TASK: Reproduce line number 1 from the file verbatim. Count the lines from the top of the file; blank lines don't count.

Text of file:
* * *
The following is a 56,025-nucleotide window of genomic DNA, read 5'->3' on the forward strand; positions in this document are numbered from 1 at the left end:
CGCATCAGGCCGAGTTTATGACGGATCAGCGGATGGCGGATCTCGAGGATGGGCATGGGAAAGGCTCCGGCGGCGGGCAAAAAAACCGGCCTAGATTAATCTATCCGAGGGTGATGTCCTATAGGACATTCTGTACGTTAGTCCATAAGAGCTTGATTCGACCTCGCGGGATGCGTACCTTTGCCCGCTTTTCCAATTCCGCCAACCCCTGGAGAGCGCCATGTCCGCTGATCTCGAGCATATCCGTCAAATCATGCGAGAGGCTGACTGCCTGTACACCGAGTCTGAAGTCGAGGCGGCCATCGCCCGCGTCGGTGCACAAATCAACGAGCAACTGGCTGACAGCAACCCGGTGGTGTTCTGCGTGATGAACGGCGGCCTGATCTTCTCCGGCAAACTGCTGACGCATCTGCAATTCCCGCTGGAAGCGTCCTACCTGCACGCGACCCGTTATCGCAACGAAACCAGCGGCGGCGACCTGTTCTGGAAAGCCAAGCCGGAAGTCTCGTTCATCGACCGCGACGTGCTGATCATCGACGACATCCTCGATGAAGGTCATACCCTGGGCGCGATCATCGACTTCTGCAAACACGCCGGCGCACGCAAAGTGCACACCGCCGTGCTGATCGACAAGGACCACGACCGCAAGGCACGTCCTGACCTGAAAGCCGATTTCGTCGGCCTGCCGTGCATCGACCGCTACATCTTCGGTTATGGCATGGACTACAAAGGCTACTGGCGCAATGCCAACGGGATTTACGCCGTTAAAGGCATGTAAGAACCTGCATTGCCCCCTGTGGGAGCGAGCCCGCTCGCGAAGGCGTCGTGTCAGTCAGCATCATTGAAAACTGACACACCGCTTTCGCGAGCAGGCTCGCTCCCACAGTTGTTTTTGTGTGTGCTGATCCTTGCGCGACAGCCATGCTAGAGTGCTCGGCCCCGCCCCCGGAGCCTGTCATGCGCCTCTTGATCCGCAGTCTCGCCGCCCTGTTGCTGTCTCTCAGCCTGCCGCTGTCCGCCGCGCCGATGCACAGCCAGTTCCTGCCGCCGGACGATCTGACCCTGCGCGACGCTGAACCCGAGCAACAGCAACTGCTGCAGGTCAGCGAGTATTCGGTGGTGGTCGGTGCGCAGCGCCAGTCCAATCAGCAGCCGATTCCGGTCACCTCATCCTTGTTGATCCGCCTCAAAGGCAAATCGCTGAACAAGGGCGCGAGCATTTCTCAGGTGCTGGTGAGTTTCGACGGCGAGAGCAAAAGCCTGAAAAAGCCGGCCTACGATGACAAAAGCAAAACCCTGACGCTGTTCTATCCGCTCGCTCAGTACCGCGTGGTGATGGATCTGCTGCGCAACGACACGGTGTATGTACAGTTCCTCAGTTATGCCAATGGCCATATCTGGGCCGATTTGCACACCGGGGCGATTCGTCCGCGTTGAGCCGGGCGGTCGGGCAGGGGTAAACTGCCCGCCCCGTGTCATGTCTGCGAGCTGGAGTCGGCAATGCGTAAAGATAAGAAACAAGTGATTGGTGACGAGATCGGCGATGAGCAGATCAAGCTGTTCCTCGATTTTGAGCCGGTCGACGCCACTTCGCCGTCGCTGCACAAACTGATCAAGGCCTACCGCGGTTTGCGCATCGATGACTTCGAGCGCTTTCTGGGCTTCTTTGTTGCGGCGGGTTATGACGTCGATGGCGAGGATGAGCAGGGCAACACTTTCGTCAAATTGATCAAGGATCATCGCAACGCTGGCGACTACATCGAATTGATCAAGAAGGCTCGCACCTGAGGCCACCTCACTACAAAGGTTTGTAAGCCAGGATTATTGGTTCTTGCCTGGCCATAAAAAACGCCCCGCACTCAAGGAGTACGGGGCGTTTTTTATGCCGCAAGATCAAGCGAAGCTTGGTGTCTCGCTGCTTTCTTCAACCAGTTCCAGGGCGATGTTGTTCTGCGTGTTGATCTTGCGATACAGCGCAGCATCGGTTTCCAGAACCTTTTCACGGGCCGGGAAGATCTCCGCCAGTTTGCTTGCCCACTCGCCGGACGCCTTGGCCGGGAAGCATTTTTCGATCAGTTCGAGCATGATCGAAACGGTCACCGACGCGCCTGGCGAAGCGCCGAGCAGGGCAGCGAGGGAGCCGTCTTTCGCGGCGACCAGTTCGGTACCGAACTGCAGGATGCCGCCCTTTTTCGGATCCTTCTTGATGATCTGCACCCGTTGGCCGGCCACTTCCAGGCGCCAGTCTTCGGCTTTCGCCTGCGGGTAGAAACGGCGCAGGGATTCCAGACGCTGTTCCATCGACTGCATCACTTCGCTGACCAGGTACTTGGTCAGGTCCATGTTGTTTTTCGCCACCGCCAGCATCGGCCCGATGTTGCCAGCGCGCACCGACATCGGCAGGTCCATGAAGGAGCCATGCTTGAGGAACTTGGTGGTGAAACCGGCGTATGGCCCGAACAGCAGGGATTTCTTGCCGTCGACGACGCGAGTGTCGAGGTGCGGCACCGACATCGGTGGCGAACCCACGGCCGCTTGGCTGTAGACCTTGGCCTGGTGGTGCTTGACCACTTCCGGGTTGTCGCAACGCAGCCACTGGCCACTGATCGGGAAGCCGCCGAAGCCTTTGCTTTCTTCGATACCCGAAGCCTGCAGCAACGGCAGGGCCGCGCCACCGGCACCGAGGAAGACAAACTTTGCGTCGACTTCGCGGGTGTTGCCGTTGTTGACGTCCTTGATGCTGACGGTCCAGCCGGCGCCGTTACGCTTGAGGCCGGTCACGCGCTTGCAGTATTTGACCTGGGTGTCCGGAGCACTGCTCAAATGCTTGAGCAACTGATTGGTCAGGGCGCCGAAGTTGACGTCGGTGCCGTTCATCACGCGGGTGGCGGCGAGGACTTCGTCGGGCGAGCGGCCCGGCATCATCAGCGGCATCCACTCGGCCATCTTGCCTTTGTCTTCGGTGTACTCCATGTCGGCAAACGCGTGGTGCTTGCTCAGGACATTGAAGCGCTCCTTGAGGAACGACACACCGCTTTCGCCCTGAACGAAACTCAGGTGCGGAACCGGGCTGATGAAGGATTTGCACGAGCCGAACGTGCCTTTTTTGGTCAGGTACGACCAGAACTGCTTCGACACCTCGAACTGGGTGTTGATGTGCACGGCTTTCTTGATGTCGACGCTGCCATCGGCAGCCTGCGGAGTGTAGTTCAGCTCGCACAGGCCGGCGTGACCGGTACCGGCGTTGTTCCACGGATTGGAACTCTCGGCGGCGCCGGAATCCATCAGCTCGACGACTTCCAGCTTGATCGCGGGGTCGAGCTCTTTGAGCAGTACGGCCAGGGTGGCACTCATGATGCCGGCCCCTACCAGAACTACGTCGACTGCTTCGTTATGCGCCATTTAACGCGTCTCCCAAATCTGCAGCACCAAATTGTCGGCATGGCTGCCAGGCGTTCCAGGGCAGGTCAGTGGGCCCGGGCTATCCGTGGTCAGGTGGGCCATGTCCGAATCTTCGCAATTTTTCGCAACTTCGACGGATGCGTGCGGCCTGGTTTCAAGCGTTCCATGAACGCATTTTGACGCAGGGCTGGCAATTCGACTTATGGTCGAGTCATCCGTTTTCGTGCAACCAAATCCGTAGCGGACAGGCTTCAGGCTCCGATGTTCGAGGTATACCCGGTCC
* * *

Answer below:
The following is a 56,025-nucleotide window of genomic DNA, read 5'->3' on the forward strand; positions in this document are numbered from 1 at the left end: